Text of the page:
- Whenever possible assign tasks either from a textbook, the Internet or even from a loose handout (preferably in a plastic sleeve to be reused).
- Get used to working in a noisy classroom—far better than functioning in an ultra quiet atmosphere of boredom.
- Help students prepare ahead of time for a presentation—thus avoiding teacher correction during the talk.
- Have your students ask each other questions so that they are practicing interrogative forms and not just making statements.
- Favor student preparations where students have been able to prepare outside of class—always go over their presentations ahead of time to avoid intervening while they are speaking.
- Give students the possibility to present the same information several times to different classmates through the use of "rounds" or other means of rotating.
- Give "individual" and "private" corrections whenever possible.
Here are some techniques to be avoided:
- Never conduct an exercise with the entire class unless you are giving a brief explanation where everyone will be answering together.
- Never force students to answer spontaneously one after another to "teacher questions"—this drastically reduces STT (Student Talking Time).
- Never point out the mistakes of a particular student in front of the entire class.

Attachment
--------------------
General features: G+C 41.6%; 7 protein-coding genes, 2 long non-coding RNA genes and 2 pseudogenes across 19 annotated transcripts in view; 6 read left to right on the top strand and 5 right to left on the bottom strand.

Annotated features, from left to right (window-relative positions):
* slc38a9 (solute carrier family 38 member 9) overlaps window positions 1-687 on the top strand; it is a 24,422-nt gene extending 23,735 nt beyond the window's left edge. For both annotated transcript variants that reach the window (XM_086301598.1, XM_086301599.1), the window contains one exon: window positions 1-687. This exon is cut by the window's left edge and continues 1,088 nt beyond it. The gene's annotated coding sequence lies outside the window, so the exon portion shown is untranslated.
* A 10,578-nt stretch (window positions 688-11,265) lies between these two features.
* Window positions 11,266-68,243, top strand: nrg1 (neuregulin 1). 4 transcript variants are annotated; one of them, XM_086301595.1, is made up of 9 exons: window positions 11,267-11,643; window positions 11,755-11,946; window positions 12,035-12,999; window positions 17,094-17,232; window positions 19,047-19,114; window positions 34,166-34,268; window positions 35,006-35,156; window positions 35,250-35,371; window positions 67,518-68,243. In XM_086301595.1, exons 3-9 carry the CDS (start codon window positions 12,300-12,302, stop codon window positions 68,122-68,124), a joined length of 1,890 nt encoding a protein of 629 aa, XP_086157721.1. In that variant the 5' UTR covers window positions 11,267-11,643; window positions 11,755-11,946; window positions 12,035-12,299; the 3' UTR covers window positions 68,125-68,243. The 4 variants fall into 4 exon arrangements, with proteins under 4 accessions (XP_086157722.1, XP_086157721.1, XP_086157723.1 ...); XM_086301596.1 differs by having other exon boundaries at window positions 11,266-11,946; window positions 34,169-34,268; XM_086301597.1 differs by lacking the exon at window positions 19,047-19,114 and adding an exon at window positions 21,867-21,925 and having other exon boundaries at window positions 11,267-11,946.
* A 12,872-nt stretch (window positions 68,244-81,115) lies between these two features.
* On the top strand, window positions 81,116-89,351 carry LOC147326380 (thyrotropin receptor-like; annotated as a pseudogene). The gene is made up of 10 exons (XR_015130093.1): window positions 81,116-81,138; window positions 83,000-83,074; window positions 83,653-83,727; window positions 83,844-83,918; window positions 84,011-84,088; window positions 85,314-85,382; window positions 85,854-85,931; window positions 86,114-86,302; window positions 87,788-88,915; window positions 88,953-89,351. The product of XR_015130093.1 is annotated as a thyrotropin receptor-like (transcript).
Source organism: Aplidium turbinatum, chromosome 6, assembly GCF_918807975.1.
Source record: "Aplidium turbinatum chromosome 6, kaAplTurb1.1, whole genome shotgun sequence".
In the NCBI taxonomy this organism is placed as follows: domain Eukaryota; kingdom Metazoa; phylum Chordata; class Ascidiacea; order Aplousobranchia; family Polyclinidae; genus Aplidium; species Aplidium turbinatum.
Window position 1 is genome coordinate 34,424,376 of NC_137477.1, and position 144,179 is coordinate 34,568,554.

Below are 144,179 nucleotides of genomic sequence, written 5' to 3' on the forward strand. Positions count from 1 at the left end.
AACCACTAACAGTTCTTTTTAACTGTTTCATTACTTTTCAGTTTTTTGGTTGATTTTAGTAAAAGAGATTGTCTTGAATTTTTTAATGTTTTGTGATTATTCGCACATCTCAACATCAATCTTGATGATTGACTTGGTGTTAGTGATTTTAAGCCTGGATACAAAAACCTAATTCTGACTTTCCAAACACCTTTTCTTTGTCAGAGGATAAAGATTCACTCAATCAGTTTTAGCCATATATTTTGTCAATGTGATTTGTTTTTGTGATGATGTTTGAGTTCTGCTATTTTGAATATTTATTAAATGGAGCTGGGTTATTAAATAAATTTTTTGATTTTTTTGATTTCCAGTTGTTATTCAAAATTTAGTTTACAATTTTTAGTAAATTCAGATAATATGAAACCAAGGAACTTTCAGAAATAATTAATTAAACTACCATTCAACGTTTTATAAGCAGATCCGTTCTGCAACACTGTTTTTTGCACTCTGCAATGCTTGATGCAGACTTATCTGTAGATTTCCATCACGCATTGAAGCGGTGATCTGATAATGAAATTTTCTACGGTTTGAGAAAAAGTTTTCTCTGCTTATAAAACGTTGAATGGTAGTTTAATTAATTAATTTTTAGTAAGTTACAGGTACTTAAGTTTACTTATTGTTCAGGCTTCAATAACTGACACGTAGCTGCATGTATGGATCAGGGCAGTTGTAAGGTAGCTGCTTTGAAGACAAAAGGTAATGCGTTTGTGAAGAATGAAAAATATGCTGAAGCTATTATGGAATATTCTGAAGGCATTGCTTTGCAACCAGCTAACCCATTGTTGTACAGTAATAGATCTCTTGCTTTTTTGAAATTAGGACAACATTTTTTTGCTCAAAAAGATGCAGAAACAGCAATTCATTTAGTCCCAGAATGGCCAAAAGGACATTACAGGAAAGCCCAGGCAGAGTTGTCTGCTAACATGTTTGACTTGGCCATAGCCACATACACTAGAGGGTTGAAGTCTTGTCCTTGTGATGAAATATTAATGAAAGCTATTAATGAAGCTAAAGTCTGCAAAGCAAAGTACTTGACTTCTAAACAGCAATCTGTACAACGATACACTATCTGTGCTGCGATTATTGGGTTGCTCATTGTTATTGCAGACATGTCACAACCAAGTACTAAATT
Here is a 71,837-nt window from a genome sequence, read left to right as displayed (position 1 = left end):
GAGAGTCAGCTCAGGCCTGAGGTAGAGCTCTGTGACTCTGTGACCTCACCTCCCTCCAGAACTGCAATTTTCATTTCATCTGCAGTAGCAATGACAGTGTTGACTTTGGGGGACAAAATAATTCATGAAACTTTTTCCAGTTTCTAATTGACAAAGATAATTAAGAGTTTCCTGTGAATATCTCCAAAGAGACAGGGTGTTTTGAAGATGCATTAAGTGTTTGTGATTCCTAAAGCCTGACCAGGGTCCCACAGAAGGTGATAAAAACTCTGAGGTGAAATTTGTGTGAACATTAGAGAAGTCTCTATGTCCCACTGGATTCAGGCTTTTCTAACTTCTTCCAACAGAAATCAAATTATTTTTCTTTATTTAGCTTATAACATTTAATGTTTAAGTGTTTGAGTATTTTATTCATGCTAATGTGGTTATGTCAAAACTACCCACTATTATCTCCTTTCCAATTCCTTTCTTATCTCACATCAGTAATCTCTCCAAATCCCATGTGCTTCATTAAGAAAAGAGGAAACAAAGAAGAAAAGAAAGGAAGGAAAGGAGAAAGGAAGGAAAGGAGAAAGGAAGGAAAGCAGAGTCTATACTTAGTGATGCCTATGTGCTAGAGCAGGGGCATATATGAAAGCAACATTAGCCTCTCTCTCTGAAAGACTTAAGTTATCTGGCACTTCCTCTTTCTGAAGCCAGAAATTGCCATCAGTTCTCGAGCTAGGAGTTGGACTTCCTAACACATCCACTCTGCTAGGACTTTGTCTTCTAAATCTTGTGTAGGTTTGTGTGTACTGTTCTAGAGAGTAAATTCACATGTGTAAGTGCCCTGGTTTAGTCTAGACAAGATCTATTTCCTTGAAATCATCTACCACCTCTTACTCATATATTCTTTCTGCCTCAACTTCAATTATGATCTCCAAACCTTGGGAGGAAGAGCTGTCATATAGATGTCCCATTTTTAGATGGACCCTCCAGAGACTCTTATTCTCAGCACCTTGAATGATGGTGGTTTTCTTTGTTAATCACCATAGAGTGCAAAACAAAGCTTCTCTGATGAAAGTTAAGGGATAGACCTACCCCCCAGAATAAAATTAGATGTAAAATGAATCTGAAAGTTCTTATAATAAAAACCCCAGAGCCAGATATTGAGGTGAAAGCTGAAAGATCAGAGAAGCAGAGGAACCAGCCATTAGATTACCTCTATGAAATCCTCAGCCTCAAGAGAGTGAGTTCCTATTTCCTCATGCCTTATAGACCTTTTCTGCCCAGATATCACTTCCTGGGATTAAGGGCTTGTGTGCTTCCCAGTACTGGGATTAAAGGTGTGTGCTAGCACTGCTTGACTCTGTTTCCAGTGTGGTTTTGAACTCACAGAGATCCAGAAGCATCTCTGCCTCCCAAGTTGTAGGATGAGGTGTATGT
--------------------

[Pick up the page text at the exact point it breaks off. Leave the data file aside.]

When is the teacher supposed to correct?
Teachers often seem a bit perplexed when I first explain this technique called "Intensive Student Talking Time". They inevitably want to know when the teacher is supposed to correct the students. They seem to think that if the students are doing everything on their own and are just being coached or encouraged from the sidelines, they will not improve. They seem to believe that only the teacher’s words will help students overcome recurring errors. Actually, students can learn just as much from their classmates as from the teacher. And when you are able to explain something to someone else, then you have really mastered the subject!
There are many ways of correcting a student. Teacher correcting in front of the entire class is one—but it often creates embarrassment. And the student who feels humiliated by the teacher in front of the whole class has little chance of remembering what he/she was told to correct. If, on the other hand, the teacher moves around the room and discreetly corrects students "in private", this is a far more useful and effective procedure. The teacher will actually hear students say, "Yes, of course. Now I understand." Very rarely would a student say that same sentence after having been corrected by the teacher in front of everyone else.
So trust your students to correct each other and even teach their fellows. A classmate with a detailed key can pick up most mistakes if that person is paying attention to what is being said. And this is an excellent way of giving the "silent" or "listening" partner a reason to concentrate and to speak up.
An inspiring video
If you want to see an inspiring video about children teaching each other, I recommend Sugata Mitra’s inspiring TED talk "A Hole in The Wall".